At last, the board notes that the purpose of the rules of procedure before the boards is not, in itself, the refusal to consider late requests, but rather the defence of the parties’ rights to a fair hearing within a reasonable time, and that, in the present case, consideration of this particular request does not impair these basic rights of either party. The board mentioned T 339/19, Reasons 1.3.4 and 1.5; T 2920/18 Reasons 3.14; T 2295/19, Reasons 3.4.13.
Art 13 RPBA20
In this decision, the board confirms the line of case law according to which Art 13(2) and 13(1) can be used together although they belong to two distinct levels of convergence.
The board made clear that Art 13(2) RPBA20 does not require that the amendment be triggered by exceptional circumstances, but rather that the circumstances themselves are to be considered exceptional and justified by cogent reasons.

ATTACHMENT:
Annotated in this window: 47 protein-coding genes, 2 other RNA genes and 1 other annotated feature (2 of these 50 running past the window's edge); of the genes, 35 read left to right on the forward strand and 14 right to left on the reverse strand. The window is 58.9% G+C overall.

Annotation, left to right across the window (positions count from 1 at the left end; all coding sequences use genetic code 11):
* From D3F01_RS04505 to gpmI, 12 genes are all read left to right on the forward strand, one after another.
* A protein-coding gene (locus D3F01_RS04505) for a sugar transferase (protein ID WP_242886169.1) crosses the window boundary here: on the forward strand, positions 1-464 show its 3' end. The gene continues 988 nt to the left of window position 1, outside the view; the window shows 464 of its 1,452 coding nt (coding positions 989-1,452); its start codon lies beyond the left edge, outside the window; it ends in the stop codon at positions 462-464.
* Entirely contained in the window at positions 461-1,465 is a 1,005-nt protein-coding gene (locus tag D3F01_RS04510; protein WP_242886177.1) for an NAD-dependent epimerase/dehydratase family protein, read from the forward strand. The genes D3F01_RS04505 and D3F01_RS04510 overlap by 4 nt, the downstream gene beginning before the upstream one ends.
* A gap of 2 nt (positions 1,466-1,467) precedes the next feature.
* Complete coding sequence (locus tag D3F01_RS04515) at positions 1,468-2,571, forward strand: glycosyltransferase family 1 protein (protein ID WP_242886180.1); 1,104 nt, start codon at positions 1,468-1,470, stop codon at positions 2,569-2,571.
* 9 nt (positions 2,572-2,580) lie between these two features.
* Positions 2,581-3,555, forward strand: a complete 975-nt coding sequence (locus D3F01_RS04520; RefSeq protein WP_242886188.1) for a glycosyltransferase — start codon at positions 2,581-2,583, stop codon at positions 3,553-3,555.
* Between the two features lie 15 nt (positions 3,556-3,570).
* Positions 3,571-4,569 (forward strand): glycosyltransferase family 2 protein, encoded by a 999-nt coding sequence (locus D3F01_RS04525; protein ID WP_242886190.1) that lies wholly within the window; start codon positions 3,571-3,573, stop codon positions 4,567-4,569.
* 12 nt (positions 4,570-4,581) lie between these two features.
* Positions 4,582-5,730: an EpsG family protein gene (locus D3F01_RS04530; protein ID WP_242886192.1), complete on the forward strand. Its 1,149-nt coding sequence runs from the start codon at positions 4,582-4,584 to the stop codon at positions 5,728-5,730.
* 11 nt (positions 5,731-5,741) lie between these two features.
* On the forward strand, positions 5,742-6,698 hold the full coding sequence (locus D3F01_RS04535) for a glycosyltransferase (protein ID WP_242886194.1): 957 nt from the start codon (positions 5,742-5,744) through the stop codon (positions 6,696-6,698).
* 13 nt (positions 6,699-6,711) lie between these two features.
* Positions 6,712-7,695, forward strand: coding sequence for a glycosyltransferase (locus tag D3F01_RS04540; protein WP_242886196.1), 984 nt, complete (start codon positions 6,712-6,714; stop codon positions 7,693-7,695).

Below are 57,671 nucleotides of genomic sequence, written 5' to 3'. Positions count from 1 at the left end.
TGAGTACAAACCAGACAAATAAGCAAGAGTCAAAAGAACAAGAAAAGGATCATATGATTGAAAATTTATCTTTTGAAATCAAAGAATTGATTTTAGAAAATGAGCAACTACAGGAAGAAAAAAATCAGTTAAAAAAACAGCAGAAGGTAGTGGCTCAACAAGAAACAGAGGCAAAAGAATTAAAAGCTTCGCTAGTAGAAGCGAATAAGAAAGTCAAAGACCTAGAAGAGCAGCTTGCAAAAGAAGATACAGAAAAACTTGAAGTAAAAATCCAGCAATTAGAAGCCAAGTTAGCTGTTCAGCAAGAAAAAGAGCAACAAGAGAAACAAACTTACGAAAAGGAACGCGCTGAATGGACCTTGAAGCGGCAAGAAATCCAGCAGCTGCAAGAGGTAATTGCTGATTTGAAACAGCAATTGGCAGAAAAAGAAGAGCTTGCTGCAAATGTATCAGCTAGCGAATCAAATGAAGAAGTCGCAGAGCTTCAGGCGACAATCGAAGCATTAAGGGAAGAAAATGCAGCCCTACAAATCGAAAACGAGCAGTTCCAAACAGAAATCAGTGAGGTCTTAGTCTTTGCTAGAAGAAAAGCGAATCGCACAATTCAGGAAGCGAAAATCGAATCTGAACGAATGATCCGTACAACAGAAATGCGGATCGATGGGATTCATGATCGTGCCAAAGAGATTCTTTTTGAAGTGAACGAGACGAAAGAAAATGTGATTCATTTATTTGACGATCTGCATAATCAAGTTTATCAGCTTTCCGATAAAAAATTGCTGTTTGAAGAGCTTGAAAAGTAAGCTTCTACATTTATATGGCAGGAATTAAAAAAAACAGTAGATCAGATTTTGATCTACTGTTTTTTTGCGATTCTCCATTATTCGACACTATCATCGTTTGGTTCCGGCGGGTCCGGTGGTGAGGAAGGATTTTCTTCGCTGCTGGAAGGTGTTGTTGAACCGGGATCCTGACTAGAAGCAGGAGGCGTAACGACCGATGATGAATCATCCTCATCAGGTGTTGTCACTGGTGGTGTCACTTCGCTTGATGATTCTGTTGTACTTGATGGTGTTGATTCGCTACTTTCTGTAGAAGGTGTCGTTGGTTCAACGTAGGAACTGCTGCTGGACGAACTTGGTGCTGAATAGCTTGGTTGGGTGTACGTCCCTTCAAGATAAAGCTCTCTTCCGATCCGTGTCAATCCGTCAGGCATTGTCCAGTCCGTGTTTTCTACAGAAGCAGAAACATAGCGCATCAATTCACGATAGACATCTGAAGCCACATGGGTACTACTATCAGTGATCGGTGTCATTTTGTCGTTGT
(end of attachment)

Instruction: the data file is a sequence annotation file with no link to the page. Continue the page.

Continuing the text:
In T 824/18 (examination) or T 1786/16 (opposition) it was held that, even if a request might be admissible under Art 13(2) RPBA20, it might be deemed not admissible under Art 13(1) RPBA if it does not overcome the objections previously raised or gives raise to further objections.
In other words, the possibility to see a request admitted under Art 13(2) RPBA20 is a kind of one shot opportunity. If all objections are overcome and the request does not give raise to further objections, cf. Art 13(1) RPBA20, then an application can be saved or the patent maintained in amended form. In the contrary, further requests will most probably not be admitted. The gun cannot be reloaded.